The Death of Jesus is roughly divided into two parts: the first deals with the impressionable David’s own ambivalent relationship with questions of personal identity and interests, and his entanglements with a maverick (and corrupt) pedagogic system that exploits his mental amplitude and athletic abilities while feeding him fantasies of his own grandiosity. The second part in the aftermath of David’s tragic death chronicles the attempts of his adult caregivers to weave his live into a cogent, meaningful narrative, the search for meaning being depicted as having less to do with the boy himself, and more as a futile and gratuitous exercise in assuaging the adult community’s insecurities and narcissism. Who or what is David, and more pertinently what is the meaning and value of a life that by normative standards occupies cultural margins: at ten David is a transitional figure between childhood and adulthood, he is an immigrant separated from the place and family of his birth too early leaving him with unreliable memories with which to weave a unified sense of self, the familial set up in which he finds himself is ad-hoc, contingent, made up of caregivers who do not share a conventional marital or sexual bond but are as Simón says, “companions” held together despite their mutual differences by a shared commitment to David’s well-being. This ambiguity of origins and family life is complicated further by the heterodox education he receives at señor Arroyo’s Academy of Music, where aesthetics and philosophy interpenetrate to produce a unique curriculum. David’s abstraction from the pragmatics of social existence is further exacerbated by his affinity for Don Quixote, a book meant to serve an entirely mundane function: to teach him Spanish, but becomes instead a site for activating the young boy’s wild fantasies and imaginative forays. Inés, the boy’s mother is the only person who seems to insist on the importance of providing David with the discipline and rigour of a quotidian, “normal” education. Even Simón’s, conversational, indulgent, overtly liberal approach to David is based on a desire to allow the latter the full expansion of his independent faculties without the imposition of adult will. This could be a fault, as Inés argues: a child needs to be given the occasion to be a child first, in the absence of which disaster might ensue. However, Coetzee’s novel is less interested in elaborating a case for an ideal pedagogy, and more concerned with the irregularities and contradictions that emerge out of this fraught space of guardianship and care-taking, and the implications that the irruption of these tensions might have for the geopolitical, discursive, and biopolitical contestations over individual identity.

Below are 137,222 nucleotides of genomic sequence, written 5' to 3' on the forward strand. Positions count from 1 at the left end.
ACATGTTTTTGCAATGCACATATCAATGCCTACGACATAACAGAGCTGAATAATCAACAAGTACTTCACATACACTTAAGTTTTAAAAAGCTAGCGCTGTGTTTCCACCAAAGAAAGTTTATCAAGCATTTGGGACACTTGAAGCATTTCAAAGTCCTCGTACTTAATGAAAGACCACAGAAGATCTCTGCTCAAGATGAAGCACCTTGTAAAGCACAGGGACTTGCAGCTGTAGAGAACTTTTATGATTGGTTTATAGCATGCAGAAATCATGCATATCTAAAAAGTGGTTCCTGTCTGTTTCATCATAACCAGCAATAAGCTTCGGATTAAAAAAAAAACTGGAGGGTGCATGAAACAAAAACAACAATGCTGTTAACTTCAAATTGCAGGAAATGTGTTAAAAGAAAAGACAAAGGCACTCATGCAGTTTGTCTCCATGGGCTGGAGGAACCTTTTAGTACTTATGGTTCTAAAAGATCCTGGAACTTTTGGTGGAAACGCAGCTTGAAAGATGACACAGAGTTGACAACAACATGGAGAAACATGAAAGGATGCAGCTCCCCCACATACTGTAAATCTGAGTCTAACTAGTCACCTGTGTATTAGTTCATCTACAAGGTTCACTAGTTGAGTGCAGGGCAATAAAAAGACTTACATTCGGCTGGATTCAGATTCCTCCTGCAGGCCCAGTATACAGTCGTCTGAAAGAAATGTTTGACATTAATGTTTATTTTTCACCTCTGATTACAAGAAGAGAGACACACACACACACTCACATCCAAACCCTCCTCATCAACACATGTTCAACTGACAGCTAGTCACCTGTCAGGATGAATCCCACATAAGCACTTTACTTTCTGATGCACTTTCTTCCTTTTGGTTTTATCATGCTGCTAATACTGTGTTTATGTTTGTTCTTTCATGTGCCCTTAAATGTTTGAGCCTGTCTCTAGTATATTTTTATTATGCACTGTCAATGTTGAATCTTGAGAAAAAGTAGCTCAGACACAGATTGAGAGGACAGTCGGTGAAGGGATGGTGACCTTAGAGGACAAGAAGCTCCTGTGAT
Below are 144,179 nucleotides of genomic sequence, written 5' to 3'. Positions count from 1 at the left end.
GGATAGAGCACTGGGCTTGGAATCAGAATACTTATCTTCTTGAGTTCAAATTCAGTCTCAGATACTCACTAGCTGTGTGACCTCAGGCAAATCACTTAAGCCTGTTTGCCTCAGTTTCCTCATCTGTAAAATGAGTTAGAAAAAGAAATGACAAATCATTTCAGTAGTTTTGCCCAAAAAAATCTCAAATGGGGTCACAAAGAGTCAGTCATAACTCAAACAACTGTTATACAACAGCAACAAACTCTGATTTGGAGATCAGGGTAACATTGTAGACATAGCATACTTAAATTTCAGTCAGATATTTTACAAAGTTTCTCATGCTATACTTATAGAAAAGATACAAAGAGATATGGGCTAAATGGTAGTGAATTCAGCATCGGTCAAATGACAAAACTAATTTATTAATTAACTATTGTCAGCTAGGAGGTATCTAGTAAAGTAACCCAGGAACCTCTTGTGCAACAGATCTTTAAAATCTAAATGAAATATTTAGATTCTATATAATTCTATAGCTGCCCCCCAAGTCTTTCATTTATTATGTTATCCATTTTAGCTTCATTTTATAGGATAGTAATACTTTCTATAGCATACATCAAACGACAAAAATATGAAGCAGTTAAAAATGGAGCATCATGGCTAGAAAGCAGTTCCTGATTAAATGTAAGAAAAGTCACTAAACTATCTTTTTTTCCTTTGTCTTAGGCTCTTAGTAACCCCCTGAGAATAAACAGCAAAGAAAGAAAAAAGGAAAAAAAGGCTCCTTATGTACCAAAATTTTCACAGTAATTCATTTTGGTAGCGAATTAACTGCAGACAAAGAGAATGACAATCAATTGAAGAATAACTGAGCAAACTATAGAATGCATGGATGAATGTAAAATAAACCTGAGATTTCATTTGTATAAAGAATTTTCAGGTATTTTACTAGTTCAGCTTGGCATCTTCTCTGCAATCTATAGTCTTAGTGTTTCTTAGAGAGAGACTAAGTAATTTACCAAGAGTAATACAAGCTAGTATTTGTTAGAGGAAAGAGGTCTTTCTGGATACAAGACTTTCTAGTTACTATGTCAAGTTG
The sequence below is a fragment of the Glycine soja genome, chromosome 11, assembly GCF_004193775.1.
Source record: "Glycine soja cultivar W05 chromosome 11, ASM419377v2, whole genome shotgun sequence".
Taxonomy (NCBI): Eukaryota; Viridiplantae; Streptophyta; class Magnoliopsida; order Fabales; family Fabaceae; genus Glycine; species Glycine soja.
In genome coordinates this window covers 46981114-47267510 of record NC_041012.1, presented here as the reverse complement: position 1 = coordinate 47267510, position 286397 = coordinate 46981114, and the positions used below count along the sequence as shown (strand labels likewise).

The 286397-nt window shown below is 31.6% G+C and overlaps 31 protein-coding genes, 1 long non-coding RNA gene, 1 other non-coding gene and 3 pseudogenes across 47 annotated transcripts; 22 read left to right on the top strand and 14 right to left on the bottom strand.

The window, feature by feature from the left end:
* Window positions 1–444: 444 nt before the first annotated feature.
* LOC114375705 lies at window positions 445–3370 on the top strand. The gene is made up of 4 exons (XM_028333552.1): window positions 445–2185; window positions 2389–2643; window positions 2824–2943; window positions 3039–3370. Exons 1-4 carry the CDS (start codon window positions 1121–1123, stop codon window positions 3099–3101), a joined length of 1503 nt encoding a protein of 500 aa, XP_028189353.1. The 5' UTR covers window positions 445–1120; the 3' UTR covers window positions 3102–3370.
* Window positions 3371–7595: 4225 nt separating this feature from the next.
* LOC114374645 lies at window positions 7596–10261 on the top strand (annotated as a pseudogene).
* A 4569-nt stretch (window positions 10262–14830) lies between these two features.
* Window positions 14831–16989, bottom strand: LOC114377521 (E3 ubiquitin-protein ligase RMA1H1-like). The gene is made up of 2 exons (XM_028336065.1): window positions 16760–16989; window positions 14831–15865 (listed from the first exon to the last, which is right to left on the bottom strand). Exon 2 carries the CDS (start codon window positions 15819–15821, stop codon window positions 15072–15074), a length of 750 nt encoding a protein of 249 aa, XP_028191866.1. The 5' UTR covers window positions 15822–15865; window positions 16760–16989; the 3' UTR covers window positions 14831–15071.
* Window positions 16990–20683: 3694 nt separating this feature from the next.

Dr Fabricante’s orphanage is the first space of such contestation, and in the novel’s scheme of indirect indictment, perhaps the most dangerous as well. We are, of course, never offered any privileged access to the vantage of narrative omniscience; rather a critical perspective emerges out of Simón’s predicament, as he watches David swing between (a fairly usual) adolescent impulsiveness and youthful rebellion against perceived authority on the one hand, and Fabricante’s manipulation of the volatility of the child’s inchoate subjectivity intended to turn him into a poster boy for his social justice rhetoric. As David leaves home lured by the seductive appeal of the label that he desires to don, Simón is horrified to discover the hegemonic mix of insinuation, flattery, false assurance, and moral jargon at the root of David’s attraction for the orphanage. Dr Fabricante’s vision of victimhood and justice, as Simón finds out, is beset by deep hypocrisy and moral vacuity. His charity is soon exposed to be a carefully cultivated performance for personal power and political clout: the orphanage is a workshop for churning a cheap labour force out of vulnerable children, education and nourishment are curtailed to a bare minimum in the name of social rehabilitation, while bullying, dishonesty, retaliation, and violence are encouraged as justified means of addressing issues of deprivation and marginality.